U.S. Broadens List of Peanut Foods to Avoid
Wednesday, January 21, 2009
The federal government is advising consumers to avoid cookies, cakes, ice cream and crackers made with peanut butter or peanut paste while it continues to investigate an outbreak of salmonella illness that is believed to have killed six people and sickened at least 485 others across the country.
The Centers for Disease Control and Prevention has linked the salmonella outbreak to products made with peanut paste and peanut butter manufactured after July 1 in a Georgia factory owned by Peanut Corp. of America. The company, which is based in Virginia, supplies peanut butter and paste to long-term-care and other institutions, food service companies and private-label manufacturers that use the products in cookies, cakes, crackers and other foods. None of the company's peanut products are sold directly to consumers. It has paused all production in its Georgia facility.
It is unclear how the peanut products were contaminated with salmonella, which is carried by animal feces. Foods can also become contaminated by infected food handlers who do not wash their hands with soap after using the bathroom.
Several of the nation's largest retailers and manufacturers are voluntarily recalling products that may contain the contaminated peanut butter or paste. Among the retailers are Safeway, Kroger and Meijer, and products include Famous Amos Peanut Butter Cookies, Keebler Cheese & Peanut Butter Sandwich Crackers and Little Debbie Peanut Butter Toasty crackers. A list of recalled products is being kept and updated by the government at http:/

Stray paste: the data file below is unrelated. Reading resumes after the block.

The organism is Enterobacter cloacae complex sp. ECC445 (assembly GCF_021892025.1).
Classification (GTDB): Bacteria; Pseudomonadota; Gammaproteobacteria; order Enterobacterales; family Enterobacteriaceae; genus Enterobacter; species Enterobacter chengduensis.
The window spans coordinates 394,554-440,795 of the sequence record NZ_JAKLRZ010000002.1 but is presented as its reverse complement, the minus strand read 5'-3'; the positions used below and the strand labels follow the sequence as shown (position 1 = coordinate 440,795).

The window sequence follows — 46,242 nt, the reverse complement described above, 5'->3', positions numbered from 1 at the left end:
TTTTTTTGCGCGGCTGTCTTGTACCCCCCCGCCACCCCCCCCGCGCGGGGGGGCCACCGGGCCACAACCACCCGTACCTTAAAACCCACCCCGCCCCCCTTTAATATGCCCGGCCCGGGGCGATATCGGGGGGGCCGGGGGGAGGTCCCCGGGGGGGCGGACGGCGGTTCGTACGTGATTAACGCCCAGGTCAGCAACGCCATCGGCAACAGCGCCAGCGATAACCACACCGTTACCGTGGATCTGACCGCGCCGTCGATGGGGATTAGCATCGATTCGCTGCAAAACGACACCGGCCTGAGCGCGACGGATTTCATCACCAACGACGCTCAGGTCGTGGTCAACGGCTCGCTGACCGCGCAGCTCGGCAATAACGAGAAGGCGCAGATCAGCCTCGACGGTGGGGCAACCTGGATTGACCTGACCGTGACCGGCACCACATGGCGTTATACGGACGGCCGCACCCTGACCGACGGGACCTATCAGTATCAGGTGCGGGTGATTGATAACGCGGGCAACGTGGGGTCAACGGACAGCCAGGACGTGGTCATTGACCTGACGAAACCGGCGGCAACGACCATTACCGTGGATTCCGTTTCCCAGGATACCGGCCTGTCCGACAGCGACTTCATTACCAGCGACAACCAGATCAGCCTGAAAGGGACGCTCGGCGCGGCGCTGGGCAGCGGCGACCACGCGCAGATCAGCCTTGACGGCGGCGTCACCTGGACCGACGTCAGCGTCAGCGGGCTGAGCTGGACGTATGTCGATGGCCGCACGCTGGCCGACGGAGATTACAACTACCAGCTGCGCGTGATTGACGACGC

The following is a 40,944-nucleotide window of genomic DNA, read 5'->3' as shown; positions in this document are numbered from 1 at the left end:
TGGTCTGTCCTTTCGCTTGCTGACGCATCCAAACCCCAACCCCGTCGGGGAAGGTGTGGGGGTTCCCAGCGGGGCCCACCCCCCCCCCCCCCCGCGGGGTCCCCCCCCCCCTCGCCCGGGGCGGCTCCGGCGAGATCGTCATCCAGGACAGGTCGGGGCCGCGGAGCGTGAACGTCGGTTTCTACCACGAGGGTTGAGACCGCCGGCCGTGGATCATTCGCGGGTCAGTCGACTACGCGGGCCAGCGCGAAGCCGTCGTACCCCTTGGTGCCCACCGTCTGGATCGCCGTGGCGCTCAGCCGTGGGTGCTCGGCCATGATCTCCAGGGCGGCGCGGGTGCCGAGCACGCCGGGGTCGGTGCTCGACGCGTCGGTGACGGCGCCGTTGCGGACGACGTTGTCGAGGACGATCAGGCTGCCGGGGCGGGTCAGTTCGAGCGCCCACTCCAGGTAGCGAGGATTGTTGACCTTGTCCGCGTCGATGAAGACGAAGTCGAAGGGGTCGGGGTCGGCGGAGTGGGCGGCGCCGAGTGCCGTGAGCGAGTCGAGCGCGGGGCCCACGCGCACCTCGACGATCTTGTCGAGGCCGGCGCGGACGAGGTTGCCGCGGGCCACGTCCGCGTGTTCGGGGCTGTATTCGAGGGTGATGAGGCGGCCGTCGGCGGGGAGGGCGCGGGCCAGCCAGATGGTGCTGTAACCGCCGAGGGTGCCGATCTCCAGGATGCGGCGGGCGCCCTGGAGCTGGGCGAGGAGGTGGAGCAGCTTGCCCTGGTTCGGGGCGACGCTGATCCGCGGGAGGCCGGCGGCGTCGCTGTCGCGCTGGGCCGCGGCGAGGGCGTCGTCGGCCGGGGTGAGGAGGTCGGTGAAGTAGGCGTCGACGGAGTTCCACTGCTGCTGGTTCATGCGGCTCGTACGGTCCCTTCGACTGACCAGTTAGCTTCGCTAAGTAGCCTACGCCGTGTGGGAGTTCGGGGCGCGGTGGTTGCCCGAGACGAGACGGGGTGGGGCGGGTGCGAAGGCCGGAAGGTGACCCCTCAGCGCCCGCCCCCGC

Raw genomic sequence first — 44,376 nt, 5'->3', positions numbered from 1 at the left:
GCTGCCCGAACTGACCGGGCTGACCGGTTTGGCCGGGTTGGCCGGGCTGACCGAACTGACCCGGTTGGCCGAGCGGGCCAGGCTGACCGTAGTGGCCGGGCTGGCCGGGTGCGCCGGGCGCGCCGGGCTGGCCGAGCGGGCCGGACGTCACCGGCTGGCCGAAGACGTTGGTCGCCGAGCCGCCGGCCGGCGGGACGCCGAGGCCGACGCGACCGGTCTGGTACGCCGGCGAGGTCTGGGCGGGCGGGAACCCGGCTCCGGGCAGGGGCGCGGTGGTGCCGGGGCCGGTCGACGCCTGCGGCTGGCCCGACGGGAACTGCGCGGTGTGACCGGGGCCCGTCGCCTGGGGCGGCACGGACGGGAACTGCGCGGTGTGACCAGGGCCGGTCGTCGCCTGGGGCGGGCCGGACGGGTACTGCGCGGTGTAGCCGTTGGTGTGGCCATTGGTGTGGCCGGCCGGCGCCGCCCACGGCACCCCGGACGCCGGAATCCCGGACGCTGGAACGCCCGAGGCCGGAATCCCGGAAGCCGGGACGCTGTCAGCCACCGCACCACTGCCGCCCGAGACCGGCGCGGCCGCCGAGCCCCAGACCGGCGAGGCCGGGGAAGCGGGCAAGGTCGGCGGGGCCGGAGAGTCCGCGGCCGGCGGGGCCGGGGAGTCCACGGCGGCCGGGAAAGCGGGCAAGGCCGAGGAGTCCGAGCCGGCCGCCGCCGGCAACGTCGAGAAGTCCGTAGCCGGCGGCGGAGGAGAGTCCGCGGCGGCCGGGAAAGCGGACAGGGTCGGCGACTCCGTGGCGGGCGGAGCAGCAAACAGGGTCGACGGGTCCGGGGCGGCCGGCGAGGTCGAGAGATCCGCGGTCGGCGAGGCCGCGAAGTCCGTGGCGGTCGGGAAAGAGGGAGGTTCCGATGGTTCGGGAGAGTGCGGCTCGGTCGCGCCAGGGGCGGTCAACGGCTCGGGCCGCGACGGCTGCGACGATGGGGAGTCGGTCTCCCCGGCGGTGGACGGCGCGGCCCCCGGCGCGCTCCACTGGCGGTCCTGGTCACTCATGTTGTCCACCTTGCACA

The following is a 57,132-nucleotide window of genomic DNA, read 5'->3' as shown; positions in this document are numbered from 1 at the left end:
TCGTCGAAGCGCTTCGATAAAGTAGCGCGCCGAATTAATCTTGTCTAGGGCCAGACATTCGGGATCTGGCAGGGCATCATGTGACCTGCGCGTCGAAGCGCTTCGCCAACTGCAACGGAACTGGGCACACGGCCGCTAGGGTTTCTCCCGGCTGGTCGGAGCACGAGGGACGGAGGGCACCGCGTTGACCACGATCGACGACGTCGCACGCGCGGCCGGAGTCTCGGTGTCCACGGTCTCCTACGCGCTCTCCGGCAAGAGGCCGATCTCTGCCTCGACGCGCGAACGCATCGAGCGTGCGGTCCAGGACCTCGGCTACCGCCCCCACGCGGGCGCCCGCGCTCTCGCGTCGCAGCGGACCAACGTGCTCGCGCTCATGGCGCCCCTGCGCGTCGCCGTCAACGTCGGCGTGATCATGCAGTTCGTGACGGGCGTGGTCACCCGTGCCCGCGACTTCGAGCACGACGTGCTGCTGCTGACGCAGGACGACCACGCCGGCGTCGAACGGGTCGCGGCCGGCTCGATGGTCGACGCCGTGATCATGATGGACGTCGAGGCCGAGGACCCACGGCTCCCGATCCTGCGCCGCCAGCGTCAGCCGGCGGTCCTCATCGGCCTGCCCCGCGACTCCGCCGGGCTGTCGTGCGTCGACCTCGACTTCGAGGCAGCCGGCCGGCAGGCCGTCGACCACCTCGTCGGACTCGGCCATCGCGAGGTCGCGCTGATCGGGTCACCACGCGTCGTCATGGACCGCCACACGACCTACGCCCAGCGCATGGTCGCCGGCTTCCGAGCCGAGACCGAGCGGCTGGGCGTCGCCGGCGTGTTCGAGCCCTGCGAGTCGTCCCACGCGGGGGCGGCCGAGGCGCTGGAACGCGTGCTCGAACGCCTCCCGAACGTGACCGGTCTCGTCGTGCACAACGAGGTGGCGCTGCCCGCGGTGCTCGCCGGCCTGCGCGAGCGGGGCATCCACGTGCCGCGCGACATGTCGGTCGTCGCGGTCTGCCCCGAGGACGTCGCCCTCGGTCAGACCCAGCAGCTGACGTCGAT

The salmonella outbreak follows a string of food safety scares in recent years that has shaken consumer confidence and raised alarms about whether the federal government is adequately protecting the nation's food supply. The Grocery Manufacturers Association, which represents food manufacturers and retailers, has asked the Obama administration to significantly increase funding for federal food safety programs in the hope that a robust inspection program will reduce contamination outbreaks and restore consumer confidence.
"Food safety and consumer safety is absolutely paramount for us," said Mike Gloekler, a spokesman for McKee Foods, which manufactures Little Debbie products. Gloekler said the recall affected about 7,000 cases of peanut butter crackers, a small fraction of the company's 100-product line.
Kris Charles, a spokeswoman for Kellogg, said yesterday that the FDA confirmed that salmonella was found in a package of its Austin Quality Foods Toasty Crackers with Peanut Butter. The company has recalled that and 15 other products that are made with peanut paste or butter from Peanut Corp. of America. She said about 7 million cases of Kellogg products were affected, and they represented less than 1 percent of the company's product line.
Major-label peanut butter is not suspected to be contaminated with salmonella and is considered safe to eat, according to the U.S. Food and Drug Administration. Several major brands, including Peter Pan, Jif and Smuckers, are worried that panicky consumers will stop buying their products and have been taking pains to point out that their peanut butters are not part of the outbreak.
Salmonella bacteria can cause an infection that often produces diarrhea, fever, and abdominal cramps 12 to 72 hours after infection. The illness usually lasts four to seven days. While most people recover without treatment, infants, elderly people and those with compromised immune systems can develop severe illness that can result in death if not promptly treated with antibiotics.